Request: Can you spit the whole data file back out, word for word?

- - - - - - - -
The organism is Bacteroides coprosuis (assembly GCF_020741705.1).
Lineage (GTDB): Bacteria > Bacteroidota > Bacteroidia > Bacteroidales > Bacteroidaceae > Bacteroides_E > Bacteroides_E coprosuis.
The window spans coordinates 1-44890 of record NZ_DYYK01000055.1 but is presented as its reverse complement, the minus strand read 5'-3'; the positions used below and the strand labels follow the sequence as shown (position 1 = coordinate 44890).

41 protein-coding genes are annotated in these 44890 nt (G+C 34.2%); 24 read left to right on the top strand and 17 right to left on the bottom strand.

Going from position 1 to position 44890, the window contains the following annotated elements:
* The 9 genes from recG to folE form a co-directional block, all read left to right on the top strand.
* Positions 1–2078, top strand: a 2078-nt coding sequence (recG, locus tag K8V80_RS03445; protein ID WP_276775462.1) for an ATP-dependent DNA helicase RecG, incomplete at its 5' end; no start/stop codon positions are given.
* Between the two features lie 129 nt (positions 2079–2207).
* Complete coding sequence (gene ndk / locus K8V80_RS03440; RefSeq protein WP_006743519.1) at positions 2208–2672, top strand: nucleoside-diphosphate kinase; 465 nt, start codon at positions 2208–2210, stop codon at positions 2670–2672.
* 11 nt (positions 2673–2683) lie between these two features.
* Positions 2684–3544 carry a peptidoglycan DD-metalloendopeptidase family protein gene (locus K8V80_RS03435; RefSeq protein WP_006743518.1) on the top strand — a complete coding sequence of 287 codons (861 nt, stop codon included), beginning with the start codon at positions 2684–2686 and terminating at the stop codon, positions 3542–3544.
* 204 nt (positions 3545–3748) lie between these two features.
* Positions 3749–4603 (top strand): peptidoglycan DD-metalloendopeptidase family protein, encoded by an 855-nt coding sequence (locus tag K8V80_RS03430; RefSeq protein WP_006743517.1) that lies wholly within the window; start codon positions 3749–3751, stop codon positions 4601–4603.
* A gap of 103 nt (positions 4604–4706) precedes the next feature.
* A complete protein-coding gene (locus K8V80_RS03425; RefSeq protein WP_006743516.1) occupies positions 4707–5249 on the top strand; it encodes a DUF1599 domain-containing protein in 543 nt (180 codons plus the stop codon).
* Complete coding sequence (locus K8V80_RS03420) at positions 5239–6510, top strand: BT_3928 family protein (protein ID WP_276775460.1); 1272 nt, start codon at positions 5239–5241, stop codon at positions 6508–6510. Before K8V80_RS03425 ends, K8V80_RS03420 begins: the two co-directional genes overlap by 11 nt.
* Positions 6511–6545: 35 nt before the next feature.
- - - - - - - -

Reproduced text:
The organism is Bacteroides coprosuis (assembly GCF_020741705.1).
Lineage (GTDB): Bacteria > Bacteroidota > Bacteroidia > Bacteroidales > Bacteroidaceae > Bacteroides_E > Bacteroides_E coprosuis.
The window spans coordinates 1-44890 of record NZ_DYYK01000055.1 but is presented as its reverse complement, the minus strand read 5'-3'; the positions used below and the strand labels follow the sequence as shown (position 1 = coordinate 44890).

41 protein-coding genes are annotated in these 44890 nt (G+C 34.2%); 24 read left to right on the top strand and 17 right to left on the bottom strand.

Going from position 1 to position 44890, the window contains the following annotated elements:
* The 9 genes from recG to folE form a co-directional block, all read left to right on the top strand.
* Positions 1–2078, top strand: a 2078-nt coding sequence (recG, locus tag K8V80_RS03445; protein ID WP_276775462.1) for an ATP-dependent DNA helicase RecG, incomplete at its 5' end; no start/stop codon positions are given.
* Between the two features lie 129 nt (positions 2079–2207).
* Complete coding sequence (gene ndk / locus K8V80_RS03440; RefSeq protein WP_006743519.1) at positions 2208–2672, top strand: nucleoside-diphosphate kinase; 465 nt, start codon at positions 2208–2210, stop codon at positions 2670–2672.
* 11 nt (positions 2673–2683) lie between these two features.
* Positions 2684–3544 carry a peptidoglycan DD-metalloendopeptidase family protein gene (locus K8V80_RS03435; RefSeq protein WP_006743518.1) on the top strand — a complete coding sequence of 287 codons (861 nt, stop codon included), beginning with the start codon at positions 2684–2686 and terminating at the stop codon, positions 3542–3544.
* 204 nt (positions 3545–3748) lie between these two features.
* Positions 3749–4603 (top strand): peptidoglycan DD-metalloendopeptidase family protein, encoded by an 855-nt coding sequence (locus tag K8V80_RS03430; RefSeq protein WP_006743517.1) that lies wholly within the window; start codon positions 3749–3751, stop codon positions 4601–4603.
* A gap of 103 nt (positions 4604–4706) precedes the next feature.
* A complete protein-coding gene (locus K8V80_RS03425; RefSeq protein WP_006743516.1) occupies positions 4707–5249 on the top strand; it encodes a DUF1599 domain-containing protein in 543 nt (180 codons plus the stop codon).
* Complete coding sequence (locus K8V80_RS03420) at positions 5239–6510, top strand: BT_3928 family protein (protein ID WP_276775460.1); 1272 nt, start codon at positions 5239–5241, stop codon at positions 6508–6510. Before K8V80_RS03425 ends, K8V80_RS03420 begins: the two co-directional genes overlap by 11 nt.
* Positions 6511–6545: 35 nt before the next feature.